“Dr. Nair’s research on the combined effect of bi/multilinguism and SES on cognition and language learning stands out in the field of speech language pathology—particularly for its implications toward clinician training and practice. It is these implications that Dr. Nair cares deeply about,” said Melissa Luna, associate dean for research. “Dr. Nair’s passion for his research and teaching is evident; he looks to both to impact the ways speech-language pathologists create culturally inclusive interventions informed by clients’ lived experiences. We are fortunate that Dr. Nair has chosen CEHS and our students as he continues his work in this area, and we welcome him to our faculty.”
In the field of speech-language pathology, bi/multilingualism can also impact whether or not individuals who have speech and language disorders are properly identified. According to Nair, some bi/multilingual individuals are misdiagnosed with speech and language disorders because they speak in different dialects or speak English as a second language. Conversely, some bi/multilingual individuals who do have speech and language disorders are not identified because their language disorder is a treated as a language difference.
Nair said that the majority of the available language assessment tests are developed for monolingual, English-speaking children. Those that are available in other languages are adapted from the English versions.
“This is a big issue all over the world and is a very complex area,” Nair said. “When we compare bilingual children to monolingual norms, we are not only penalizing them for knowing another language, but we are also misdiagnosing them, which leads to the overrepresentation of bilingual children in clinics and potentially wasted resources.”
Children who come from bi/multilingual families can face other issues as they enter school. For example, if a child in the United States grows up in a home where English is not the primary language, they are at a disadvantage when they enter a school where English is the dominant language. Furthermore, as the child progresses through the school system, they experience attrition of their first language as they speak the society’s majority language more regularly.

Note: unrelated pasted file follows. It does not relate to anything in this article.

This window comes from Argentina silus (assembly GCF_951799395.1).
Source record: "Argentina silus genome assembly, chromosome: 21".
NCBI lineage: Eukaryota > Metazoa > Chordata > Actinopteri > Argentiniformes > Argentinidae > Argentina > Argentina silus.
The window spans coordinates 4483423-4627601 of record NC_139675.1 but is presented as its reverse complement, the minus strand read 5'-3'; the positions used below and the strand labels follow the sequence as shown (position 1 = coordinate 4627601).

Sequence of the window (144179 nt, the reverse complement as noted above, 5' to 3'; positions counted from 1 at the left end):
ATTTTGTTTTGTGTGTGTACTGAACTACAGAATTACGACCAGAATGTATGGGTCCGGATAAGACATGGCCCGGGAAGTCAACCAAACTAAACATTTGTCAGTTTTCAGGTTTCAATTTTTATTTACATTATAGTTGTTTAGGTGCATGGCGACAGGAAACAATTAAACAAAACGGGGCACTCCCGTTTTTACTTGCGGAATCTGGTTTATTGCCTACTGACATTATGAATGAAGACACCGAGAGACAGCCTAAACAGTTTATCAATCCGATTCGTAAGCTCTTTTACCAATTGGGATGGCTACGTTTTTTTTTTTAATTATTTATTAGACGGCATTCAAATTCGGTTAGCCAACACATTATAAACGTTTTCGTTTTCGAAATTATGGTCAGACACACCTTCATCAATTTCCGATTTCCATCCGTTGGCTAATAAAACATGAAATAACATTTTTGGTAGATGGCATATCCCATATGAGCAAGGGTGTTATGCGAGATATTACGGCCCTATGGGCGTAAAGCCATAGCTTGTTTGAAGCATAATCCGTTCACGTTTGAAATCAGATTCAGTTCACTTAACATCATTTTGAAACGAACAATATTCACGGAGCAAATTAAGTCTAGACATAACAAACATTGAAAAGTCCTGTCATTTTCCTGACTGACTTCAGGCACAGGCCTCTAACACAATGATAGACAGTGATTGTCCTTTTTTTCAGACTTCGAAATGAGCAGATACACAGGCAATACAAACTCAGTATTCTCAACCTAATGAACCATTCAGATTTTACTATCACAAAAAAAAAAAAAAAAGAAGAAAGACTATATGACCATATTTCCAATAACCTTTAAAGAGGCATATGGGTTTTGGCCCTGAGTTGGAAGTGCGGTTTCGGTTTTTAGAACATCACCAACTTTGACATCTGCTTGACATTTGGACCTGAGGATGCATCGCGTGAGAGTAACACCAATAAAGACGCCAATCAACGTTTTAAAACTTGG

After completing his doctorate, Nair continued to explore phenomena like this while he taught in Australia for two years. He then moved to New York City to complete a postdoctoral fellowship at New York University, where he also served as an adjunct professor prior to accepting his position at CEHS.
“I am so excited to have Dr. Nair join our faculty,” said Kimberly Meigh, assistant professor in the Department of Communication Sciences and Disorders. “He brings a unique and exciting perspective to our faculty and curriculum regarding bilingualism and multicultural awareness. I look forward to working with him on a variety of teaching and research initiatives in the future.”
While he prepares to join the CEHS faculty, Nair is developing a course on linguistic and cultural diversity. One of Nair’s goals as an educator is to train culturally competent speech-language pathologists who are equipped to treat individuals who come from diverse, multicultural and multilingual families.
“Right now, because I’m trained as a clinician, I’m mostly interested in increasing the evidence base for treatment so that we can better serve individuals, especially from these populations,” Nair said. “As speech-language pathologists, we treat patients from all different backgrounds and need to put social justice at the forefront of our clinical and research practice. Building evidence for a culturally inclusive treatment is at the core of social justice if we intend to serve culturally and linguistically diverse populations better.”